THE PASTOR AS PUBLIC THEOLOGIAN: Reclaiming a Lost Vision. By Kevin J. Vanhoozer and Owen Strachan. Grand Rapids: Baker Academic, 2015. Xi + 221 pages.
I am by vocation a pastor and a theologian. In my mind these two go together, but it would seem that many pastors do not see themselves as theologians. They may believe that theology is an academic discipline that has little to do with parish life. Having taught theology and church history I know that many of my students struggled to connect these disciplines with ministry. What they seemed to want was skills that could grow and manage the churches they wanted to serve. Courses in leadership and communication seemed more appropriate than the seemingly arcane courses in theology and history. A bit of Bible was okay, but even there one needn’t go very deep. What you learned in Sunday school would suffice. The fact is, however, pastors/ministers/clergy are by definition theologians. They may not be specialists, but as generalists they/we have the important responsibility of helping disciples of Jesus connect their faith to the world in which they live. That is, we need to think of our context theologically. To be a pastor/theologian doesn’t require an advanced degree. I happen to have one, but then I was expecting to spend my career in the academy not the parish. Nonetheless, I have found that the parish is an excellent place to do theology. In fact, I think I’m a better theologian today having spent the past seventeen years in parish ministry than I was (and possibly could be) had I continued on the path I had for myself.
Having introduced my own interest in the relationship of the pastoral vocation and the work of the theologian, I come to the book under review. It is intended to be a clarion call to pastors to reclaim their vocation as pastor-theologians. The authors of the book, both conservative evangelical theologians name a problem and offer their solution. They are, like me, concerned that too often clergy see themselves as simply another helping profession, who look to the latest therapeutic and business models for their inspiration. In this view, theology just doesn’t seem relevant. Who cares about Barth or Augustine, when Wayne Dyer or Tom Peters has a word of inspiration? We tell ourselves that this is what the people want, and there’s some truth to that. The question is whether what a consumerist population thinks is useful is what will lead to thoughtful disciples of Jesus.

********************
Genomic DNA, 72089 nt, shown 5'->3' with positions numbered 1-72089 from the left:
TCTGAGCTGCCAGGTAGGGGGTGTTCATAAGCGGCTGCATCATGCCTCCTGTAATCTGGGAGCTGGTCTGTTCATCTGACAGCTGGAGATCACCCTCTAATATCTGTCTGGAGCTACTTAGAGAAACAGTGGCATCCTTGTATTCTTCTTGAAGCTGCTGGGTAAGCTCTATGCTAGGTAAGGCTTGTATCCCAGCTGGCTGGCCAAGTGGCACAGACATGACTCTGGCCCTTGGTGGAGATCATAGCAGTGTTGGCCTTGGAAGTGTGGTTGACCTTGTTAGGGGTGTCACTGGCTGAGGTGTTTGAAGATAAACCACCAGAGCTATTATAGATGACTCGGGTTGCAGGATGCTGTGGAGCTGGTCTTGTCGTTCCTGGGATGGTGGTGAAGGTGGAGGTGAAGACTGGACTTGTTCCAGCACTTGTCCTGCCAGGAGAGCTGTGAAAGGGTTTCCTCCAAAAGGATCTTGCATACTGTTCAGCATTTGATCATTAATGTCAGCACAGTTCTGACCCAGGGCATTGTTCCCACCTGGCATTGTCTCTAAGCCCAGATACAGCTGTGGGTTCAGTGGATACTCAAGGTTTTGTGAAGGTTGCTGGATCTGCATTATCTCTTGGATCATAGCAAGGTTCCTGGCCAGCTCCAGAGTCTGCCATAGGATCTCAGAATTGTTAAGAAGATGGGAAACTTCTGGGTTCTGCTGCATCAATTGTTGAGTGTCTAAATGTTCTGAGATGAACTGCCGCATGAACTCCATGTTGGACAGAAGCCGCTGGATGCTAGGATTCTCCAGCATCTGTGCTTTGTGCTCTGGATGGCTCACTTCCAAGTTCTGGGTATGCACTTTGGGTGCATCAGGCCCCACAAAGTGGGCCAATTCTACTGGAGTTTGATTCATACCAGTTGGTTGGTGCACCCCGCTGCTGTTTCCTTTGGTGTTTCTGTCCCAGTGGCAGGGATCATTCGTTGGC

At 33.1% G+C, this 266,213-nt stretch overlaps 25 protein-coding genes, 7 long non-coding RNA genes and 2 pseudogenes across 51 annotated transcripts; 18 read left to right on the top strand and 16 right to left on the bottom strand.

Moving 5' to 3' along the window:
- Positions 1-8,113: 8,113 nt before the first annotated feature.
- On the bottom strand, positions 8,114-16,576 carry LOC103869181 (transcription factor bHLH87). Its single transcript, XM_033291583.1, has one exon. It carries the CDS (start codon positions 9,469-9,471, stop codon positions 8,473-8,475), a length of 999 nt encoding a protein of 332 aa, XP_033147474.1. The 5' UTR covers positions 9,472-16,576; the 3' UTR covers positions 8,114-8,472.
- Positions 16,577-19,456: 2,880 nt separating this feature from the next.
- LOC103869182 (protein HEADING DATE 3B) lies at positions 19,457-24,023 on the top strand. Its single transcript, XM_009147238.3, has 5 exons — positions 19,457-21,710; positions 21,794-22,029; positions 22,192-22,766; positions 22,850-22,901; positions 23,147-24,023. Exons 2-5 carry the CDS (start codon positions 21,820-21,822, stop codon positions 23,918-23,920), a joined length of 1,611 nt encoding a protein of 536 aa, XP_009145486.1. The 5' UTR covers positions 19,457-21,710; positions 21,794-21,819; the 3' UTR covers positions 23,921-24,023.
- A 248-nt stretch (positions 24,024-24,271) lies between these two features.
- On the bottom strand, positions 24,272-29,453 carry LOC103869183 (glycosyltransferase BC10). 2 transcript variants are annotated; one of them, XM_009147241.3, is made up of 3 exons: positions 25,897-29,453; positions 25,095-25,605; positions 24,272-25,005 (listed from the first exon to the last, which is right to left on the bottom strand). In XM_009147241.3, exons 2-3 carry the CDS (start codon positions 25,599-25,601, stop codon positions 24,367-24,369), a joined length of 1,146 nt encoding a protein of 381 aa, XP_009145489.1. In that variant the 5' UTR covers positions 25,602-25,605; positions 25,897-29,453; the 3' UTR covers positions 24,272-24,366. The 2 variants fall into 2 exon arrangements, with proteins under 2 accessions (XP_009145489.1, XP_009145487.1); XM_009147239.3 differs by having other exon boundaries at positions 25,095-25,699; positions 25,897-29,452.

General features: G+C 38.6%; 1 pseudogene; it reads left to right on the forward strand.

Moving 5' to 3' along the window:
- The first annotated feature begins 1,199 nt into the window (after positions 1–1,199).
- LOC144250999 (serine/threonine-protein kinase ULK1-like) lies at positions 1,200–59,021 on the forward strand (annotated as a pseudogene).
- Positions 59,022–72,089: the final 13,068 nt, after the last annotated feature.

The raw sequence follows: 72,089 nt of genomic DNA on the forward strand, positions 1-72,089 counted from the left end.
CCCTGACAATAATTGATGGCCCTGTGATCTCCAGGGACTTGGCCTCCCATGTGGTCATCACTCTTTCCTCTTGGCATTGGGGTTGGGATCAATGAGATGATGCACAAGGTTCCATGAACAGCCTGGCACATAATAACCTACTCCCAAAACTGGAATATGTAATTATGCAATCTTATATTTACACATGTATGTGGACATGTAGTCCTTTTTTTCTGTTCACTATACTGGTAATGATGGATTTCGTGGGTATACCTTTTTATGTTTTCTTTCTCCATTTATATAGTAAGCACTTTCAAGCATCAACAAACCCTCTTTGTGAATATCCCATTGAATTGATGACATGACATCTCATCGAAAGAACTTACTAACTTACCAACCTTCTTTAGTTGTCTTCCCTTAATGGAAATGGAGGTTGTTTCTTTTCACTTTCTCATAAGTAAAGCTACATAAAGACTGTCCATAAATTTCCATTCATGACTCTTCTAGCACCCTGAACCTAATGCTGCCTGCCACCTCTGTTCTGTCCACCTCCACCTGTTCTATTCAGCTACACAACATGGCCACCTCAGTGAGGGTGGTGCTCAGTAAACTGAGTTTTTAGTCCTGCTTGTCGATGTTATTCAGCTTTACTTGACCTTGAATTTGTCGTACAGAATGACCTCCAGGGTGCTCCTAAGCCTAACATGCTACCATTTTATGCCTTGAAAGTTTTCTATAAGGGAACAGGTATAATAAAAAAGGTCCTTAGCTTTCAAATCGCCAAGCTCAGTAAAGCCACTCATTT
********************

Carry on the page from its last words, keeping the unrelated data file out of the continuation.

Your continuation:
It was with some excitement that I saw the listing of this book by Vanhoozer and Strachan in the Baker Academic catalog. So, I requested a review copy (most of the books reviewed here are provided by the publisher). I understood going in that the authors were evangelicals whose primary audience would also be evangelical. As a post-evangelical/post-liberal pastor I understood myself not to be the target audience, but still the title of the book seemed to speak to me. As for the authors, I knew of Kevin Vanhoozer, a professor at Trinity Evangelical Divinity School, and author of numerous books of theology. As for the co-author, Owen Strachan, he was an unknown quantity, though from the book’s bio I discovered that he was a professor at Southern Baptist Seminary and a former Vanhoozer doctoral student at TEDS.